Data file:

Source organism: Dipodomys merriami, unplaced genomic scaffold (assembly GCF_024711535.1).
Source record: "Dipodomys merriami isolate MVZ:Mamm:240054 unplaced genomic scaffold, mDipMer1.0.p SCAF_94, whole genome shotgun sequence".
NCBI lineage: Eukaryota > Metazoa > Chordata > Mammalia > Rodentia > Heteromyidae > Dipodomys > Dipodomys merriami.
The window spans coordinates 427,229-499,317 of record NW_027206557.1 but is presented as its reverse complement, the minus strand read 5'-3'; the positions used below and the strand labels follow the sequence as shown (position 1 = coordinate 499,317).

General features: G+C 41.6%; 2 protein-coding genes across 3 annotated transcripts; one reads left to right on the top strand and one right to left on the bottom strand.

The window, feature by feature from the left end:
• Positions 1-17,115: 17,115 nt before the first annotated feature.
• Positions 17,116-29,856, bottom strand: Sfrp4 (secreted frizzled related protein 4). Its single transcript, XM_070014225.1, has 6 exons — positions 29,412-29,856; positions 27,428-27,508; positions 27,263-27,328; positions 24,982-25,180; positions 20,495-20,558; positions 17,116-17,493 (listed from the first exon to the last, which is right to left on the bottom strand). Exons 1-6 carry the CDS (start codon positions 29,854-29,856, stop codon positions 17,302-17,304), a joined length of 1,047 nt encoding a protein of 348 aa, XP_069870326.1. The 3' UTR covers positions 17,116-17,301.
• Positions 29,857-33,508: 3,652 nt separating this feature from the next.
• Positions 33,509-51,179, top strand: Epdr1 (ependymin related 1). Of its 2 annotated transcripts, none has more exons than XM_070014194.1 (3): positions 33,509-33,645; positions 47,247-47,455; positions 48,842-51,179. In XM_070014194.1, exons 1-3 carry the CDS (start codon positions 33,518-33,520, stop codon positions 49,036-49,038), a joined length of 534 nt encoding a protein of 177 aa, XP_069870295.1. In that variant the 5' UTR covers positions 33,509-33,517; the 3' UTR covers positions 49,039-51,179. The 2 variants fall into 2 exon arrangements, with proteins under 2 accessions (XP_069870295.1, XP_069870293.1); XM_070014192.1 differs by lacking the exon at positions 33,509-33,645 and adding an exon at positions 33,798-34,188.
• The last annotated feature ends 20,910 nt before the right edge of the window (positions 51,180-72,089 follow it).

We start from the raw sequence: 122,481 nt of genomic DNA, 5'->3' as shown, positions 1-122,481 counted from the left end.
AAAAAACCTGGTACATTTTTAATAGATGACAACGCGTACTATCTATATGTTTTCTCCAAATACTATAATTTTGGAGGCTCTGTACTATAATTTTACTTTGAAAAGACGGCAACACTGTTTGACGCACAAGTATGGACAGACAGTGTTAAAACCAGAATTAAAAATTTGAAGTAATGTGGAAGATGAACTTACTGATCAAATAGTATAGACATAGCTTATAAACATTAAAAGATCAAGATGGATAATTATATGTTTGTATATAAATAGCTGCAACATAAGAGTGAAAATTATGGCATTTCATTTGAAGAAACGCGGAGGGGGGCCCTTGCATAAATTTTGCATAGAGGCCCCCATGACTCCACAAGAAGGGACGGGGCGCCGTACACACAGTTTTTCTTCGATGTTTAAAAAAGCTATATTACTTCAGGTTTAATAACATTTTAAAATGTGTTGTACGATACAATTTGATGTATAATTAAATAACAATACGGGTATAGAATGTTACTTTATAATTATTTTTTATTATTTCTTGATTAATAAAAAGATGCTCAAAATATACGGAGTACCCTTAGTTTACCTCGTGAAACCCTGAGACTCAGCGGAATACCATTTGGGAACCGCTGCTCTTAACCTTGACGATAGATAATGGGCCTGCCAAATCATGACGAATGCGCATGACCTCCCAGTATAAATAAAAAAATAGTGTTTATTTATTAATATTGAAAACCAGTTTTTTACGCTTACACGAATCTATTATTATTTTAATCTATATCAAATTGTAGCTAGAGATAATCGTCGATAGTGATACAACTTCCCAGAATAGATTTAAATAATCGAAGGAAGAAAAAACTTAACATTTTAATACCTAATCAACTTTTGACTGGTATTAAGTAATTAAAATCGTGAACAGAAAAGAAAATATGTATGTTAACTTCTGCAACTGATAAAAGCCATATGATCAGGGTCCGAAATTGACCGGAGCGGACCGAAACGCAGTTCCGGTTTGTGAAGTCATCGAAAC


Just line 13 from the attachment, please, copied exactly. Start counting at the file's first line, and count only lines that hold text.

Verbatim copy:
AAAAAACCTGGTACATTTTTAATAGATGACAACGCGTACTATCTATATGTTTTCTCCAAATACTATAATTTTGGAGGCTCTGTACTATAATTTTACTTTGAAAAGACGGCAACACTGTTTGACGCACAAGTATGGACAGACAGTGTTAAAACCAGAATTAAAAATTTGAAGTAATGTGGAAGATGAACTTACTGATCAAATAGTATAGACATAGCTTATAAACATTAAAAGATCAAGATGGATAATTATATGTTTGTATATAAATAGCTGCAACATAAGAGTGAAAATTATGGCATTTCATTTGAAGAAACGCGGAGGGGGGCCCTTGCATAAATTTTGCATAGAGGCCCCCATGACTCCACAAGAAGGGACGGGGCGCCGTACACACAGTTTTTCTTCGATGTTTAAAAAAGCTATATTACTTCAGGTTTAATAACATTTTAAAATGTGTTGTACGATACAATTTGATGTATAATTAAATAACAATACGGGTATAGAATGTTACTTTATAATTATTTTTTATTATTTCTTGATTAATAAAAAGATGCTCAAAATATACGGAGTACCCTTAGTTTACCTCGTGAAACCCTGAGACTCAGCGGAATACCATTTGGGAACCGCTGCTCTTAACCTTGACGATAGATAATGGGCCTGCCAAATCATGACGAATGCGCATGACCTCCCAGTATAAATAAAAAAATAGTGTTTATTTATTAATATTGAAAACCAGTTTTTTACGCTTACACGAATCTATTATTATTTTAATCTATATCAAATTGTAGCTAGAGATAATCGTCGATAGTGATACAACTTCCCAGAATAGATTTAAATAATCGAAGGAAGAAAAAACTTAACATTTTAATACCTAATCAACTTTTGACTGGTATTAAGTAATTAAAATCGTGAACAGAAAAGAAAATATGTATGTTAACTTCTGCAACTGATAAAAGCCATATGATCAGGGTCCGAAATTGACCGGAGCGGACCGAAACGCAGTTCCGGTTTGTGAAGTCATCGAAAC